I very nearly didn’t run the Winter Tanners. My right soleus had tightened up following a hard track session on Tuesday, and by Friday I was on the cusp of dropping out. I had gone to work on the muscle on the foam roller the night before, aggravating it further. I was hugely disappointed. Suddenly, my stepping stone to the Fellsman and the Bob Graham was gone. I told my fellow BG attemptees to almost certainly count me out.
By Saturday, it was better – unbelievably; a similar injury two years ago took a month to heal. Maybe the effect of the foam roller was delayed? Crucially, I changed my mental outlook on the soleus. I wasn’t injured, I told myself. There is nothing wrong with me. That was what I was thinking as I trundled away from Leatherhood on Sunday morning. There were four of us running together, south-east based runners dreaming of the Lakes.
The route was unmarked and this being uncharted territory for most of us, we were reliant on the LDWA’s detailed instructions. To give a flavour of these, this was the first instruction upon commencing: ‘Leave car park by vehicle exit & TR. Cross RD at traffic lights & along WATERWAY ROAD. 20Y after RD islands, TL to cross RD (you can use lighted crossing just under the bridge & come back if traffic is heavy). Along RD towards LEISURE CENTRE. When RD swings R keep ahd on tarmac FP to pass LEISURE CENTRE (including MOLE BARN) on your R.’ These instructions took us a mere 0.6 miles of the way. The LDWA are nothing if not thorough.
Despite the LDWA’s thoroughness, we went off-route within a mile, blundering across a cricket pitch because we overlooked the ‘tarmac FP’ above. We soon sorted ourselves out and advanced steadily, gently-rising away from Leatherhead, passing streams of walkers who had started earlier (another perk of this event is that you can start when you want). It was an exquisite morning – a chill in the air, a cloudless winter sky. I scarcely noticed the first seven miles as we crossed Ranmore Common, skirted the southern slopes of White Downs and arrived at checkpoint one at Abinger Roughs car park.
Neither hungry nor thirsty, I consumed nonetheless – Jaffa cakes and orange squash, and a couple of miles on, close to Gomshall, I ate half of the jam sandwich I had been carrying. Nutrition is the key to ultra success, I keep being told. A vast landfill site was the most memorable sight on the section to the bottom of sandy St Martha’s Hill (picture above), the day’s first ‘test of manliness’. All passed this examination and we swept downhill to Guildford. At the second checkpoint, at a shade over 15 miles, I ate liberally – cookies, more Jaffa cakes, handfuls of raisins and crisps. One of our number announced he was dropping out; an injury-induced lack of training the reason. Here was a logical place; he lives in Guildford. Neverthless, a female competitor gave him hell. ‘I’ve done dozens of these events and I always finish, even if I’ve broken both legs, there’s 10 feet of snow, and it takes me a fortnight.’ Or words to that effect. She was certainly motivational. We discussed placing her in Wasdale, armed with a loudhailer, through which she could bark instructions. ‘It’s only a hill.’ ‘Keep running, you bunch of girls.’ Things like that.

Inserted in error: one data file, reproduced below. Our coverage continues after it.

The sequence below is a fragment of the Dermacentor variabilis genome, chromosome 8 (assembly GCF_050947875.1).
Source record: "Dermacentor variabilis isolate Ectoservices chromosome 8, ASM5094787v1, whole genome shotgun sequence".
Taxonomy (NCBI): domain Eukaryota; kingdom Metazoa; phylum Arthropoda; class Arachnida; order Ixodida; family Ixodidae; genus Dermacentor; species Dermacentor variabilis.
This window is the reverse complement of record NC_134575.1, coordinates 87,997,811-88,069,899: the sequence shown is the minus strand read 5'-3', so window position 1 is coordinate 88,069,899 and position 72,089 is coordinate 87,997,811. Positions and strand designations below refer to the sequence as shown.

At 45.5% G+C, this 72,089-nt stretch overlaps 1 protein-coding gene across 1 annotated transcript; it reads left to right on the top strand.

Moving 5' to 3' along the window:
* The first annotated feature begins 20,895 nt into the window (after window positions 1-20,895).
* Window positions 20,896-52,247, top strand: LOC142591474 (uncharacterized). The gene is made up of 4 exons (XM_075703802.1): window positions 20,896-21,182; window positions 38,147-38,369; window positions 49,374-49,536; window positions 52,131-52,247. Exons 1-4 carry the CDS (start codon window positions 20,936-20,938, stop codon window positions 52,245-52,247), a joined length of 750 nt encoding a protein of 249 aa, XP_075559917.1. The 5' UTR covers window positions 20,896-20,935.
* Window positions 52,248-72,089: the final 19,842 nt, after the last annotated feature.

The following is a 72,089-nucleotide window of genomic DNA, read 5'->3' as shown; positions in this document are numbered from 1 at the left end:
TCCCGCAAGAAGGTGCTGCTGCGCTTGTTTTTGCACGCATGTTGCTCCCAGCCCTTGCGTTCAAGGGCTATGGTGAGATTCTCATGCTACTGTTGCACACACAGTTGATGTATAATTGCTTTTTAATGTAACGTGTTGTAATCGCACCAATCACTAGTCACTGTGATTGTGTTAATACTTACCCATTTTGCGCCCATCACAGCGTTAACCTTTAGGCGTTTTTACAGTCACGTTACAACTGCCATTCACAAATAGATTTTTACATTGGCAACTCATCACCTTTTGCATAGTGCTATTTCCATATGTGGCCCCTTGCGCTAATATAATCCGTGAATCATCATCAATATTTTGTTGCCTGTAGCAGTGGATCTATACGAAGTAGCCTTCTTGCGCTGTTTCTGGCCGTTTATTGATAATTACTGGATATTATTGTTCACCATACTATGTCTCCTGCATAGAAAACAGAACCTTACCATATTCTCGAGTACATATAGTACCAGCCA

We went on as a trio, climbing steadily to Newlands Corner. From here, the route was predominately flat and followed the North Downs Way, making navigation a simpler proposition. The three of us were now separated, with me at the front. I pressed on. I knew I could run quickly from here, on a terrain that suited a road runner more than a hill specialist. I felt terrific. The final checkpoint at 25 miles appeared; I grabbed a customary helping of Jaffa cakes and went on my way, pausing for a short time only. As I churned up a grassy hill, another test of manliness, close to Polesdon Lacey, 26.2 miles arrived. I had run a marathon in about 3 hours, 50 minutes. Seconds later, I had breached the marathon. I was an ultrarunner. By mile 28 and 29, my ankles and calves were beginning to hurt, inevitably, but I felt like I was flying, running close to seven minute miles. The troublesome soleus was unstressed. It wasn’t what I had expected after almost 30 miles and 750 metres of vertical ascent. I thought I’d be struggling, suffering badly, but I was running, properly running, striding out, comfortable, able to accelerate.
It wasn’t until the final 400 metres when I began to think, I’m actually feeling pretty tired now. But very soon I was back in the car park at Leatherhead, 30 miles, and 4 hours, 20 minutes, after setting off, happy to have survived, happy and proud to call myself an ultrarunner.
A map of the route is here.